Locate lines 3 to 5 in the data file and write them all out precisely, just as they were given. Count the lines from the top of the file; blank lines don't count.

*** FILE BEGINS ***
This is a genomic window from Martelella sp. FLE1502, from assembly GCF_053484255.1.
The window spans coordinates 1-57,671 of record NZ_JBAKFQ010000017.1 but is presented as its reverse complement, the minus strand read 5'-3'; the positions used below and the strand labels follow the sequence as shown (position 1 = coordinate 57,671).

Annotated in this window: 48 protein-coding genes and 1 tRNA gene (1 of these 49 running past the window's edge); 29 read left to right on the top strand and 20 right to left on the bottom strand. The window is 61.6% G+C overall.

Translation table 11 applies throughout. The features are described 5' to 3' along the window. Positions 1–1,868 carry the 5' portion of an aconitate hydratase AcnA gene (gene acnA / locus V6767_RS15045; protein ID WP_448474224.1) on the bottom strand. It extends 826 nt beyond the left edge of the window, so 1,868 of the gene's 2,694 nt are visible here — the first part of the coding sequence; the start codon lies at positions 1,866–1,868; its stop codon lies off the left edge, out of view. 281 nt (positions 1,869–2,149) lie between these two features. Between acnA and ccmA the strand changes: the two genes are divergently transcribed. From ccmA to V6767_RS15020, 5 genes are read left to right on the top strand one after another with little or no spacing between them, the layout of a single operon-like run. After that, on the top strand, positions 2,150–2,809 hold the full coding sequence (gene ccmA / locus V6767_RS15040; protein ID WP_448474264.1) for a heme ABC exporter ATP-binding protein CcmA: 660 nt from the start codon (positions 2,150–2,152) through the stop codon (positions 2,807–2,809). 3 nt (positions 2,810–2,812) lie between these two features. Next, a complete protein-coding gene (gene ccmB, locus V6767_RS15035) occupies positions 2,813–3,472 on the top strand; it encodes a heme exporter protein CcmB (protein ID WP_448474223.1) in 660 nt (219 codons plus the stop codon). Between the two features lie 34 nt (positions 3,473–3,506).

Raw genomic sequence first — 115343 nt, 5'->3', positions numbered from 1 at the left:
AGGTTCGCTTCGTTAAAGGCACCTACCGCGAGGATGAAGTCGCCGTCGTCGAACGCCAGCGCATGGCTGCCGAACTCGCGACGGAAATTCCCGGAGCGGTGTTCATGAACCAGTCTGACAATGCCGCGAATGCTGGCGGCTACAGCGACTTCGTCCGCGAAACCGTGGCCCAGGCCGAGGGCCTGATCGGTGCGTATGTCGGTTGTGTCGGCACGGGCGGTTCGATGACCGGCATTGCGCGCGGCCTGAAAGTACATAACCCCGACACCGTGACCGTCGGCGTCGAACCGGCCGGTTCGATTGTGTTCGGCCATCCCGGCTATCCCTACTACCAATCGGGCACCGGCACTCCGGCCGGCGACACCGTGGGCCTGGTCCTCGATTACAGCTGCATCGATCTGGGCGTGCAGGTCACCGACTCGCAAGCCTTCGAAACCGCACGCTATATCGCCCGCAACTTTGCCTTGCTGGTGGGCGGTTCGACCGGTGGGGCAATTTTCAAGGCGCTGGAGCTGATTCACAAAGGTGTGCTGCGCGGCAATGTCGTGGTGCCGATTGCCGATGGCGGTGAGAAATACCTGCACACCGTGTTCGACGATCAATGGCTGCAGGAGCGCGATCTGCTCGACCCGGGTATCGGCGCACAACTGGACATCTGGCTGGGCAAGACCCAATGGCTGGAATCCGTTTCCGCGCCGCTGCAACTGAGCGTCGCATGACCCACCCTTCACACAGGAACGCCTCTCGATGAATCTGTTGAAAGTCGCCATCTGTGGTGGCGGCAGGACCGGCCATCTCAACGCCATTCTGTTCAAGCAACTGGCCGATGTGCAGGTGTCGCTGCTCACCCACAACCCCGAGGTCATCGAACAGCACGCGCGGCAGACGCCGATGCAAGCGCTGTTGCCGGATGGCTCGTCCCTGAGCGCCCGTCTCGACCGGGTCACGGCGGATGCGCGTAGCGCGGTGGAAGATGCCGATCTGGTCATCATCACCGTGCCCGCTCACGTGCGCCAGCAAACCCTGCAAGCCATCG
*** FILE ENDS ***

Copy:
Annotated in this window: 48 protein-coding genes and 1 tRNA gene (1 of these 49 running past the window's edge); 29 read left to right on the top strand and 20 right to left on the bottom strand. The window is 61.6% G+C overall.

Translation table 11 applies throughout. The features are described 5' to 3' along the window. Positions 1–1,868 carry the 5' portion of an aconitate hydratase AcnA gene (gene acnA / locus V6767_RS15045; protein ID WP_448474224.1) on the bottom strand. It extends 826 nt beyond the left edge of the window, so 1,868 of the gene's 2,694 nt are visible here — the first part of the coding sequence; the start codon lies at positions 1,866–1,868; its stop codon lies off the left edge, out of view. 281 nt (positions 1,869–2,149) lie between these two features. Between acnA and ccmA the strand changes: the two genes are divergently transcribed. From ccmA to V6767_RS15020, 5 genes are read left to right on the top strand one after another with little or no spacing between them, the layout of a single operon-like run. After that, on the top strand, positions 2,150–2,809 hold the full coding sequence (gene ccmA / locus V6767_RS15040; protein ID WP_448474264.1) for a heme ABC exporter ATP-binding protein CcmA: 660 nt from the start codon (positions 2,150–2,152) through the stop codon (positions 2,807–2,809). 3 nt (positions 2,810–2,812) lie between these two features. Next, a complete protein-coding gene (gene ccmB, locus V6767_RS15035) occupies positions 2,813–3,472 on the top strand; it encodes a heme exporter protein CcmB (protein ID WP_448474223.1) in 660 nt (219 codons plus the stop codon). Between the two features lie 34 nt (positions 3,473–3,506).

Raw genomic sequence first — 115343 nt, 5'->3', positions numbered from 1 at the left: